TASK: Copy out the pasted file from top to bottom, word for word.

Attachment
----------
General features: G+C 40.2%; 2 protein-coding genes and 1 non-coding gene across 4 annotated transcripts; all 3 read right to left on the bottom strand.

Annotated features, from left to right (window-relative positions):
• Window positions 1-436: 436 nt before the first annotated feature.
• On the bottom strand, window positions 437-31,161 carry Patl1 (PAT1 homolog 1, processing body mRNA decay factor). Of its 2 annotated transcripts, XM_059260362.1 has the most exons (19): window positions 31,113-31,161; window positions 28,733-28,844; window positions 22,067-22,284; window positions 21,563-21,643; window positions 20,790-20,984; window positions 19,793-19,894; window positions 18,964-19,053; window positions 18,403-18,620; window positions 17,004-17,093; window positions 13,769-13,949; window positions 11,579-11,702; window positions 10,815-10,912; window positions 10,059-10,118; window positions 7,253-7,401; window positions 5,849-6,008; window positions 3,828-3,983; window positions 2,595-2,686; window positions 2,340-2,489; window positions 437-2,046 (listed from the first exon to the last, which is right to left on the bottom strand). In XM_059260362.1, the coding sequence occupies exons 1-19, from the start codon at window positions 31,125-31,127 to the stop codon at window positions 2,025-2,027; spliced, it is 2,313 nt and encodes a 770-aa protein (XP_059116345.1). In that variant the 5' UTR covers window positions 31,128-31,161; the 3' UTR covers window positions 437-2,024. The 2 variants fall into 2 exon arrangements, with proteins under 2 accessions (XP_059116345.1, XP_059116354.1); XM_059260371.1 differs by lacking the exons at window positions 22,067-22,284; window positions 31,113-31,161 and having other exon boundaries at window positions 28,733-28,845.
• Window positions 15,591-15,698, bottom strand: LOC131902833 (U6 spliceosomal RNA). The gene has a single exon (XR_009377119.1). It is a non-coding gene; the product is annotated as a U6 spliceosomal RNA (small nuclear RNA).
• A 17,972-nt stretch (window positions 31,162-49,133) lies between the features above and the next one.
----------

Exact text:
General features: G+C 40.2%; 2 protein-coding genes and 1 non-coding gene across 4 annotated transcripts; all 3 read right to left on the bottom strand.

Annotated features, from left to right (window-relative positions):
• Window positions 1-436: 436 nt before the first annotated feature.
• On the bottom strand, window positions 437-31,161 carry Patl1 (PAT1 homolog 1, processing body mRNA decay factor). Of its 2 annotated transcripts, XM_059260362.1 has the most exons (19): window positions 31,113-31,161; window positions 28,733-28,844; window positions 22,067-22,284; window positions 21,563-21,643; window positions 20,790-20,984; window positions 19,793-19,894; window positions 18,964-19,053; window positions 18,403-18,620; window positions 17,004-17,093; window positions 13,769-13,949; window positions 11,579-11,702; window positions 10,815-10,912; window positions 10,059-10,118; window positions 7,253-7,401; window positions 5,849-6,008; window positions 3,828-3,983; window positions 2,595-2,686; window positions 2,340-2,489; window positions 437-2,046 (listed from the first exon to the last, which is right to left on the bottom strand). In XM_059260362.1, the coding sequence occupies exons 1-19, from the start codon at window positions 31,125-31,127 to the stop codon at window positions 2,025-2,027; spliced, it is 2,313 nt and encodes a 770-aa protein (XP_059116345.1). In that variant the 5' UTR covers window positions 31,128-31,161; the 3' UTR covers window positions 437-2,024. The 2 variants fall into 2 exon arrangements, with proteins under 2 accessions (XP_059116345.1, XP_059116354.1); XM_059260371.1 differs by lacking the exons at window positions 22,067-22,284; window positions 31,113-31,161 and having other exon boundaries at window positions 28,733-28,845.
• Window positions 15,591-15,698, bottom strand: LOC131902833 (U6 spliceosomal RNA). The gene has a single exon (XR_009377119.1). It is a non-coding gene; the product is annotated as a U6 spliceosomal RNA (small nuclear RNA).
• A 17,972-nt stretch (window positions 31,162-49,133) lies between the features above and the next one.